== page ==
Every year some 33,700 ton of carrots are thrown out in Mexico because they fail to meet quality criteria for human consumption. To make the most of this type of defective vegetable, which would otherwise end up as compost, the 31-year-old researcher, Daniel Jacobo at the Department of Food Biotechnology and Engineering in the Technological Institute of Monterrey (ITESM) has managed to transform a simple carrot into a manufacturer of valuable chemical compounds. Moreover, this young biotechnologist's team has managed to do so without touching even a single plant gene.
Instead of designing new crop varieties, the strategy of this ITESM and University of Texas A&M (USA) educated researcher consists of provoking carrot, lettuce and other everyday plant stress.
Juan Leonardo Martínez, 28
Has created an App to read the result of colorimeter analyses results quickly and accurately.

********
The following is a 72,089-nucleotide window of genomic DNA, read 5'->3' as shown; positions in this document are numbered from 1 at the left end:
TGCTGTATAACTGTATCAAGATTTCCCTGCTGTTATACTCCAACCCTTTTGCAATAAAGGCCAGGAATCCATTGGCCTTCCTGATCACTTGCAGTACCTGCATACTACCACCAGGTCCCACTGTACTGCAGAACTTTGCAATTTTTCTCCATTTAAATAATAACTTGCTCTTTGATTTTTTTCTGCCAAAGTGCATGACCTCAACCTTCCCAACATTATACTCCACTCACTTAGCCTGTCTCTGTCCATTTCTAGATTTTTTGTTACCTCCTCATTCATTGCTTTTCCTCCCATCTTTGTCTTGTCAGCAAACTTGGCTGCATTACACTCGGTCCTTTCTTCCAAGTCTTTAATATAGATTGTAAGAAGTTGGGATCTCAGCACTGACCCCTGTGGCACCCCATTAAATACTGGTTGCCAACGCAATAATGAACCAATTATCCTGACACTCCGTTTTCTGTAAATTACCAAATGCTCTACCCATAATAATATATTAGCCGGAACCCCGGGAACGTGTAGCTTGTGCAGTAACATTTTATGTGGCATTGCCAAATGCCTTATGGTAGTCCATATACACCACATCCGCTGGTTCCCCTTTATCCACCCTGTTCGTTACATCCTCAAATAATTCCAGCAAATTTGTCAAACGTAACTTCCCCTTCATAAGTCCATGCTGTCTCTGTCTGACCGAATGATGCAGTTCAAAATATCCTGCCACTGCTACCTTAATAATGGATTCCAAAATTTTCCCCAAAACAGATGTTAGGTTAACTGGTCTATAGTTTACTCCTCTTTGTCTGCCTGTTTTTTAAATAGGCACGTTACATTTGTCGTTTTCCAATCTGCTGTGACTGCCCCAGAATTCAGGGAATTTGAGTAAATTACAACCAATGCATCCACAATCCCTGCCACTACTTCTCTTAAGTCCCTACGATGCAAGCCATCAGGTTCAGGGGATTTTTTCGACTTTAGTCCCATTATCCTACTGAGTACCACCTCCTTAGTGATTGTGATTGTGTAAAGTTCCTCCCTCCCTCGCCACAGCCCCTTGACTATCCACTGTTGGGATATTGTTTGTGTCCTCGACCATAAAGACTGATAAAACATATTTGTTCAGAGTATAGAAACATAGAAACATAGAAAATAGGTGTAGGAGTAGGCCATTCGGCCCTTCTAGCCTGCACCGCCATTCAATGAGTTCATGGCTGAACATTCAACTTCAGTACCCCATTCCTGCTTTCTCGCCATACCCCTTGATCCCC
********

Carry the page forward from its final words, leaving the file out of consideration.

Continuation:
In his last year of doctorate studies at the University of Cambridge (UK), the young Mexican, Juan Leonardo Martínez devoted his free time to creating the first version of a smart phone application called Colorimetrix. He aimed to "put the concept of remote medicine into practice" and provide an alternative that would transform the colorimeter analysis market.
This biotechnology engineer, a graduate of the National Polytechnic Institute (Mexico) and holder of a Master's Degree from the University of Sheffield (UK) sought to create a portable tool that was capable of reliably interpreting the results of this type of test that is normally used to analyze, among other things, blood or urine samples.
Rubén Morones, 33
His combination of antibiotics and silver salts multiplies the effect against infectious diseases.
Alexander Fleming, who discovered penicillin in 1928, predicted that improper use could see pathogenic bacteria becoming resistant to it. Today, this threat has come true in hospitals around the world. The need to gain time against increasingly resistant bacteria led the Mexican chemical engineer, Rubén Morones to look back and resort to an anti-microbial element used since antiquity: silver.
This young man's focus does not consist in developing a new medicine from scratch, a slow and high-risk process. Morones's idea is based on "trying to avoid the normal path" and use already proven antibiotic combinations and builder substances to improve their effectiveness: silver in non-toxic amounts, in this case.
Scott Munguía, 24